A Company of Fools has been presenting their Torchlight Shakespeare Series around Ottawa parks for ten years. This year their irreverent wit and style get applied to Shakespeare’s The Merry Wives of Windsor, directed by Catriona Leger.
Should you see it?
Shakespeare’s Falstaff considers himself something of a ladies man. Dropping love letters left at right as he sees fit. At the moment, he’s chosen two married women to pursue — Mistresses Page and Ford — and, while in a Hollywood rendering, the hilarity would come from him trying to keep the women finding out about one another, here, refreshingly, they’re both onto him from the beginning. Rather than just let him down and move on, the two merry wives of Windsor take it on themselves to mess with him a little bit. Or, a lot. Including hiding him in the laundry, dumping him in the Thames and dressing him up like a woman. Master Ford is also in on Falstaff’s plot, but thinking his wife really is having an affair, he goes undercover to find evidence by asking Falstaff to help him also bed the lovely mistress — who, yes, is actually his wife.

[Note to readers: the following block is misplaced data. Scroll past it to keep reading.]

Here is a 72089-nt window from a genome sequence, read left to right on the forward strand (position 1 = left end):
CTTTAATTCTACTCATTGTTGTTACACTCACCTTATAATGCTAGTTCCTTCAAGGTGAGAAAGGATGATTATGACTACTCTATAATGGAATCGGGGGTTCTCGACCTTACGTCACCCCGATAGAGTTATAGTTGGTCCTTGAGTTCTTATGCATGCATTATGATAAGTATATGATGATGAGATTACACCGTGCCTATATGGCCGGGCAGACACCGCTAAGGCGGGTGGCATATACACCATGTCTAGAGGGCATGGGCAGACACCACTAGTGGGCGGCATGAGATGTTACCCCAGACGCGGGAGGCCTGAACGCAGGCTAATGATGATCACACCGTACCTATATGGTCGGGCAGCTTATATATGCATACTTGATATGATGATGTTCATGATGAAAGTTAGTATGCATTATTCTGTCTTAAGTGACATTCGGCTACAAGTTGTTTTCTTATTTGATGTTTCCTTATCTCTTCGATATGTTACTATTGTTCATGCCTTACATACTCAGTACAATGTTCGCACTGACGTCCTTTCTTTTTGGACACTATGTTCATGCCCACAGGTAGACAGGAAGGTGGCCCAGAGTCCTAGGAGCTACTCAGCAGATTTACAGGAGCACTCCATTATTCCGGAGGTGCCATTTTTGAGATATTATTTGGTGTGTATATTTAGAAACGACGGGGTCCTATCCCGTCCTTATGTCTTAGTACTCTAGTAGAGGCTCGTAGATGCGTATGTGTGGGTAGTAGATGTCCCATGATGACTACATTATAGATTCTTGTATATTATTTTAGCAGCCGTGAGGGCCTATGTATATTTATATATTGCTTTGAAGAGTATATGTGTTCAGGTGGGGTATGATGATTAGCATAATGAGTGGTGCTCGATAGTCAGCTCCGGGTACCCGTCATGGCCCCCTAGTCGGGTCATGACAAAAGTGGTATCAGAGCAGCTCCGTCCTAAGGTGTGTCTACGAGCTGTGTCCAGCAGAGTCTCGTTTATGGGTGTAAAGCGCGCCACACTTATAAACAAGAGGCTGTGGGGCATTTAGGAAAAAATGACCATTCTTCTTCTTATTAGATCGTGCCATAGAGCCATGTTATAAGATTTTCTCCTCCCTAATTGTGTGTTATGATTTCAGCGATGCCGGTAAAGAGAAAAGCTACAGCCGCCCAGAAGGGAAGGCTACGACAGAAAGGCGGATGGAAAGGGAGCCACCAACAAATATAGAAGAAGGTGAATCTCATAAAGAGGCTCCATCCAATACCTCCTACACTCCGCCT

It’s big, it’s zany, and it’s all mightily foolish (yes, that’s a play on words, deal with it). The very strong cast of Melanie Karin Brown (Mistress Page), Katie Ryerson (Mistress Ford), Simon Bradshaw (Page), John Doucet (Ford), Geoff MdBride (Evans), and Matthew John Lundvall as Falstaff are all enormous fun to watch and it’s clear they’re having a fantastically fun time up on stage.
There’s also a subplot with the Pages’s daughter, Anne, who is on the verge of being wed. To who, being the question: the suitor favoured by her mother, the suitor favoured by her father, or the man she loves?
While not contributing anything at all to the main plot of the merry wives, this subplot gives each of the cast members an opportunity to do double duty and jump into another role with hilarious results. From John Doucet’s surfer dude Fenton, to Simon Bradshaw’s sabre-happy and plucky, Dr. Caius, and to Melanie Karin’s positively hilarious Slender who couldn’t really care less about the whole thing and is relieved when it’s all done. The six person cast actually do more like triple duty with everybody but Lundvall taking on three or more roles in the show.
A Company of Fools also hit the mark with a striking production design full of bright vibrant colours that help distinguish the different families.
The Merry Wives of Windsor is a fun and entertaining piece of outdoor theatre – with perhaps the best thing about it is that it comes to you, as the Fools tour parks around the city.
But that’s just my opinion and I would love to know what you thought? What had you laughing most? Did the Fool’s adaptation of The Merry Wives of Windsor do it for you at all? Let me know in the comments below.
For full details on The Merry Wives of Windsor, take a look at our preview article, complete with photo and video.